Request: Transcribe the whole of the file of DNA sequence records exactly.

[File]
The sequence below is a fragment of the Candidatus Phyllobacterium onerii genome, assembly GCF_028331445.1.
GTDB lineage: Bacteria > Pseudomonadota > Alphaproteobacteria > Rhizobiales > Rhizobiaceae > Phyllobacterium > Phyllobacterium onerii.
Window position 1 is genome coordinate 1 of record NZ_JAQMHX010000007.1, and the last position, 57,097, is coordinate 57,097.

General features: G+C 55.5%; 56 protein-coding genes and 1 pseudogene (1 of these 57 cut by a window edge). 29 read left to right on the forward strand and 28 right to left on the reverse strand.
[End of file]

The sequence below is a fragment of the Candidatus Phyllobacterium onerii genome, assembly GCF_028331445.1.
GTDB lineage: Bacteria > Pseudomonadota > Alphaproteobacteria > Rhizobiales > Rhizobiaceae > Phyllobacterium > Phyllobacterium onerii.
Window position 1 is genome coordinate 1 of record NZ_JAQMHX010000007.1, and the last position, 57,097, is coordinate 57,097.

General features: G+C 55.5%; 56 protein-coding genes and 1 pseudogene (1 of these 57 cut by a window edge). 29 read left to right on the forward strand and 28 right to left on the reverse strand.